After Rebecca Lindenberg Hannah Baggott is remembering when Facebook was all state of being and where you are. Hannah Baggott is making lamb stew, but will never ask you to dinner. Is out to coffee, but isn’t telling you where. Hannah Baggott I remember when is disappeared. Hannah Baggott My name is becoming a curse. […]Read more "STATUS UPDATE"
I have been trying to find morels for a long time. For years. Last year, I found my first morel on Sauvie Island, but it was my only one. Just one modest mushroom. While I was in North Wales at the cusp of March and April, I kept in touch a forager from South Wales. […]Read more "Burn Morels"
This guest contribution comes from Melissa Parietti. Melissa is a writer and finance professional from Long Island. Her contribution to PDXX Collective is her first work published online by an independent journal, with more to come! When she’s not educating herself about investments, she enjoys learning about economics, and everything else too. Gold melts in […]Read more "The Haze"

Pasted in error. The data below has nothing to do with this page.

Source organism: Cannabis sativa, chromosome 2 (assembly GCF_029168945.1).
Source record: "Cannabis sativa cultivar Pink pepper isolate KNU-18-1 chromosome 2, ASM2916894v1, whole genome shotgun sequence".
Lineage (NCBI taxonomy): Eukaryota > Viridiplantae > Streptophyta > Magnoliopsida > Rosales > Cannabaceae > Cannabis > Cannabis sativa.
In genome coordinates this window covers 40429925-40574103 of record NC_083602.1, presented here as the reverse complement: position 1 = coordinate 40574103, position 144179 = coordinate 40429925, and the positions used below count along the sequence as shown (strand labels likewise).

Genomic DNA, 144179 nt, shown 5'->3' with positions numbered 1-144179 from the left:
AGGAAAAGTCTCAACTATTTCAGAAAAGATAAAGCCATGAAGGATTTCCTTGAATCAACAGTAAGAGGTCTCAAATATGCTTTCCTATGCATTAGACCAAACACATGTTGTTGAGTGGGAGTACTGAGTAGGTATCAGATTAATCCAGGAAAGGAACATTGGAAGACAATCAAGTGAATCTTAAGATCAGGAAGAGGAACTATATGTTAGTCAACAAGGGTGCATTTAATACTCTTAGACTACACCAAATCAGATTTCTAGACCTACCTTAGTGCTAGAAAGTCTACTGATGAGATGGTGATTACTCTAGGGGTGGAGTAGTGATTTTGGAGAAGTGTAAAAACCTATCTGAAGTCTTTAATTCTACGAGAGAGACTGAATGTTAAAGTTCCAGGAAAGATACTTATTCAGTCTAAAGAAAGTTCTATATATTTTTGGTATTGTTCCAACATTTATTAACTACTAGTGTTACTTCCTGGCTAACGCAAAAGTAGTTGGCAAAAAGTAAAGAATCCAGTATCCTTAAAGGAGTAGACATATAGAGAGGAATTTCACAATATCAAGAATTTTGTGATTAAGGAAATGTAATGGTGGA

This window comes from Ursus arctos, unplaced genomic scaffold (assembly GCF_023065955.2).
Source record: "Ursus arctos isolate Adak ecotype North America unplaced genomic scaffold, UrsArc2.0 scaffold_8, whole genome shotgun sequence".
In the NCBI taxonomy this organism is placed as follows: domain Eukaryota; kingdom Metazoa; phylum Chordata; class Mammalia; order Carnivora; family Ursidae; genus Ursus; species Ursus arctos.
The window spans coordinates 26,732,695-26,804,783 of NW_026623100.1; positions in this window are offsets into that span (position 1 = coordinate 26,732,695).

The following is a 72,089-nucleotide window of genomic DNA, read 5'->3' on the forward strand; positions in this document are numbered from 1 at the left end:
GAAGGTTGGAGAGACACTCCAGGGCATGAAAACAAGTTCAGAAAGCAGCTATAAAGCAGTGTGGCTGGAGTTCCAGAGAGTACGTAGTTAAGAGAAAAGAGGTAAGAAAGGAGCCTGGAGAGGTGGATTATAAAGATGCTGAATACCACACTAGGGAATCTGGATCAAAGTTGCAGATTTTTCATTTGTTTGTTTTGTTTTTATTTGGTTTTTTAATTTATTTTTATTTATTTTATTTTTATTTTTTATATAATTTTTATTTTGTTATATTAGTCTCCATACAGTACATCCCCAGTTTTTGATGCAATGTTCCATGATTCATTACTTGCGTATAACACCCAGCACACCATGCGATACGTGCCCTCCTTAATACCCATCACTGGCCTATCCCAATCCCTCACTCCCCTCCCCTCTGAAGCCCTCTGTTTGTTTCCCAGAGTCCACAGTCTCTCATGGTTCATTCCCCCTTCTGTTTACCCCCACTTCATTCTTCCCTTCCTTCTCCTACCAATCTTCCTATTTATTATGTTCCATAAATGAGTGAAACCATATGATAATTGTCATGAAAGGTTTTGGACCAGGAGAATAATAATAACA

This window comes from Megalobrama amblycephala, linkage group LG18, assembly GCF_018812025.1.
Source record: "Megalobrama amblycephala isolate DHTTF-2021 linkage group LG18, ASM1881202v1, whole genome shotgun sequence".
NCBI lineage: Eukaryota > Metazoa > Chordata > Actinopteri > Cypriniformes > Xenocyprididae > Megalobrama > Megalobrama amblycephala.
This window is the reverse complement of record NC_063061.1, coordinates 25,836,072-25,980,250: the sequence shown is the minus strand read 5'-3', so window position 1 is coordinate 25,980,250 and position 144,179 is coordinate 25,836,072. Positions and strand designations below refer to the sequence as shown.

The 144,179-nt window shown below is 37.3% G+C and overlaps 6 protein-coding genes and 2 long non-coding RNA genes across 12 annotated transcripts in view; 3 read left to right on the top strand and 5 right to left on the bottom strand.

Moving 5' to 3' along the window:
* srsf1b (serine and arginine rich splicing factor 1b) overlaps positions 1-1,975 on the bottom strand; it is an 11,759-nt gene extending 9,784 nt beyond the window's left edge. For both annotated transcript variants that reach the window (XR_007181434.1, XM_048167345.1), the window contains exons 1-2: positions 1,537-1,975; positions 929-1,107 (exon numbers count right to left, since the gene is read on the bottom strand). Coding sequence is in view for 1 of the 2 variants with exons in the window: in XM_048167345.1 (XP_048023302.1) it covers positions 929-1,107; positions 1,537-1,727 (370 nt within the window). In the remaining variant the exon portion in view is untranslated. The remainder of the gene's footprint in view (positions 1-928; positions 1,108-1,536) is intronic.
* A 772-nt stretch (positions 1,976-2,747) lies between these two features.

Please enjoy a sneak preview of my work in progress, Something Good. Prologue Marydale Rae sat on a hard, plastic chair in a sun-swept room that managed to look almost cheerful. She had never been in this part of the Eastern Oregon State Penitentiary, with its high, tall windows, the bars painted the same […]Read more "For Good: A Contemporary Romance (sneak preview)"
I heard that the first place I’d worked in Oregon shuttered today the same way we hear everything now: a Facebook post. A friend was tagged in a dim cell phone shot snapped in the dying Lloyd Center Mall in Portland. Lloyd Center has been dying since I first moved to Portland in 2003. A […]Read more "The Corset’s Last Breath: Frederick’s of Hollywood is Dead"
I gave up refined sugar for Lent. Fat Tuesday was coincidentally a particularly indulgent day; I had large fry bread as part of my lunch and an ice cream cone as a snack. Guilty and concerned, I gave up refined sugar, not for religious reasons—I’m an atheist—but because I was curious to see how abstinence […]Read more "Giving Up Sugar for Lent"
Hugo and I will say we’re teaching you to write like us: he’ll tell you to lock up your chorus girls in a silo. He’ll say don’t listen if you don’t want to. I’ll tell you this: Maybe hell isn’t so hot. Maybe Sappho meant for us to find her fragments—all that desire too much […]Read more "To My Poetry Students"